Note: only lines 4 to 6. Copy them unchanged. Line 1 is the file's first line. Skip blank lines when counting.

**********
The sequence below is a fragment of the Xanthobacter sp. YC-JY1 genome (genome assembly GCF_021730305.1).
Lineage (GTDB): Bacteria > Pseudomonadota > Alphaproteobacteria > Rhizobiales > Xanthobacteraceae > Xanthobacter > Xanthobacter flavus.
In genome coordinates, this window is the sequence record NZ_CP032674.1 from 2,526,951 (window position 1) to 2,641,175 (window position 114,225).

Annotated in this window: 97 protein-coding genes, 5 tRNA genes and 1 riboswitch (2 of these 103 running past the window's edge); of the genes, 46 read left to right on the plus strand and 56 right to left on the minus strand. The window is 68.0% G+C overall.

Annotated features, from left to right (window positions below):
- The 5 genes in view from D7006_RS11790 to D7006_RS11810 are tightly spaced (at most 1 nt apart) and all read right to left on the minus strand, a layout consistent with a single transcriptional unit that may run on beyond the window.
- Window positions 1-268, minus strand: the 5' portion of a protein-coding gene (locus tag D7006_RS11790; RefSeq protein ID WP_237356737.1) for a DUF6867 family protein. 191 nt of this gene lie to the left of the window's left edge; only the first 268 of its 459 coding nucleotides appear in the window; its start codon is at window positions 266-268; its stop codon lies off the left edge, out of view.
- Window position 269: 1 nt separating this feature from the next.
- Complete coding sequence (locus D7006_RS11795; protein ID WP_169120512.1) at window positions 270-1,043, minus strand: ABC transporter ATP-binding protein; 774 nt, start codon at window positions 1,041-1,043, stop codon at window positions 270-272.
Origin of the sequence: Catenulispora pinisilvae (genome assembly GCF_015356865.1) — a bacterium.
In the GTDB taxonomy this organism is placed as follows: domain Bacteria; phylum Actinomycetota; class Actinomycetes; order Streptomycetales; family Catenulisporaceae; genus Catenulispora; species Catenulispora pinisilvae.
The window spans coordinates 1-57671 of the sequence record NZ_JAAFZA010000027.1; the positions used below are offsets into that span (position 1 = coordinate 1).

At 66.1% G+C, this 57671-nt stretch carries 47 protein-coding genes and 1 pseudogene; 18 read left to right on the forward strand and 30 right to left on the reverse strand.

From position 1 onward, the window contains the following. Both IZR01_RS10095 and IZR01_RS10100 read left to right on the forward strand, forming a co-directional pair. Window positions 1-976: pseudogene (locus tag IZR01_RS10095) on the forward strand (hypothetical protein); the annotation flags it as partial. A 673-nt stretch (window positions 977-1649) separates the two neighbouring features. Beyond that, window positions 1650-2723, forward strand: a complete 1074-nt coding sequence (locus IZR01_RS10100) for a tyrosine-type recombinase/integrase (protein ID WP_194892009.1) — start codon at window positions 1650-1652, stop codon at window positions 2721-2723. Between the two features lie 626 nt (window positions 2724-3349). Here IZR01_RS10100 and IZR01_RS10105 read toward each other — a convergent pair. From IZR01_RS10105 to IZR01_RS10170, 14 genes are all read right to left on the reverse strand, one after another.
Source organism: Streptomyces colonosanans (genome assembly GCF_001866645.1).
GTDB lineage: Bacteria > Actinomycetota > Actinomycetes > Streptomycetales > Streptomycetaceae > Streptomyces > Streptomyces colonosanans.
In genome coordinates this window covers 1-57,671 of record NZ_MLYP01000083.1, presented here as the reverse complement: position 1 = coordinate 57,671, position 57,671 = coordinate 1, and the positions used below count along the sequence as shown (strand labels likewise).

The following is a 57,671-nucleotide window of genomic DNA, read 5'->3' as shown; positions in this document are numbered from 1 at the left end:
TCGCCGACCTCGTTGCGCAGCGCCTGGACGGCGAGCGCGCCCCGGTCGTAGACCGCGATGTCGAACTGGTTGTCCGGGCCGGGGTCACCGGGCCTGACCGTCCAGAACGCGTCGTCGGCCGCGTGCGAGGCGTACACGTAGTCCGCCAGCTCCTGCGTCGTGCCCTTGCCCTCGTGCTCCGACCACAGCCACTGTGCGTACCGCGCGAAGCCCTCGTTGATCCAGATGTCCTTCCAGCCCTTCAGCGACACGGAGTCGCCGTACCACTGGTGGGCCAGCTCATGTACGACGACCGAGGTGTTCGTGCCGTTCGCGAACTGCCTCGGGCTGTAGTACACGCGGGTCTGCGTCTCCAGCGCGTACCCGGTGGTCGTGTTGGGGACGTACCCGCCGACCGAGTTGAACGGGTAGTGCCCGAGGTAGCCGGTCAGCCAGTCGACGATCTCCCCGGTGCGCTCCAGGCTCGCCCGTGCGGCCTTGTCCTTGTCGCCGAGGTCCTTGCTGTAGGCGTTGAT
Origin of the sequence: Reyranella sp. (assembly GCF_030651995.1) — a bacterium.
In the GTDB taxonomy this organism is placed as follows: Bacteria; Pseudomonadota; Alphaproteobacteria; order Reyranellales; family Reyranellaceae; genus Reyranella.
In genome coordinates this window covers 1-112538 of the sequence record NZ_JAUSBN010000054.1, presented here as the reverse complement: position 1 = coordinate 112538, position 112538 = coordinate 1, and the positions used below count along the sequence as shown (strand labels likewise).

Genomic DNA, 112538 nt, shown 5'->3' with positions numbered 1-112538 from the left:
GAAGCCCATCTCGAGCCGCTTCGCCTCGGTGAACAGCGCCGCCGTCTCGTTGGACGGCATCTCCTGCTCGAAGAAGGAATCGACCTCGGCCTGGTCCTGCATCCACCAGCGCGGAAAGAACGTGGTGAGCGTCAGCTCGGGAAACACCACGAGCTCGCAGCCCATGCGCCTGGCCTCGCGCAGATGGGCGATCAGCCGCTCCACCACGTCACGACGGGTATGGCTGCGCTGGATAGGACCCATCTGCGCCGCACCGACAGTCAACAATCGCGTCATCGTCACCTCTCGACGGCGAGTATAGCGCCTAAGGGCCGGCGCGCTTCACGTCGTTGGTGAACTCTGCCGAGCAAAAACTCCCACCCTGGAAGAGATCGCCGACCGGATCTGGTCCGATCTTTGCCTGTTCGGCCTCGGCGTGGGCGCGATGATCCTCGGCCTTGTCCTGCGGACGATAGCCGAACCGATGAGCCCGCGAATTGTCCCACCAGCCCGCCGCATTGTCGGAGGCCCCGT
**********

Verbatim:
Annotated in this window: 97 protein-coding genes, 5 tRNA genes and 1 riboswitch (2 of these 103 running past the window's edge); of the genes, 46 read left to right on the plus strand and 56 right to left on the minus strand. The window is 68.0% G+C overall.

Annotated features, from left to right (window positions below):
- The 5 genes in view from D7006_RS11790 to D7006_RS11810 are tightly spaced (at most 1 nt apart) and all read right to left on the minus strand, a layout consistent with a single transcriptional unit that may run on beyond the window.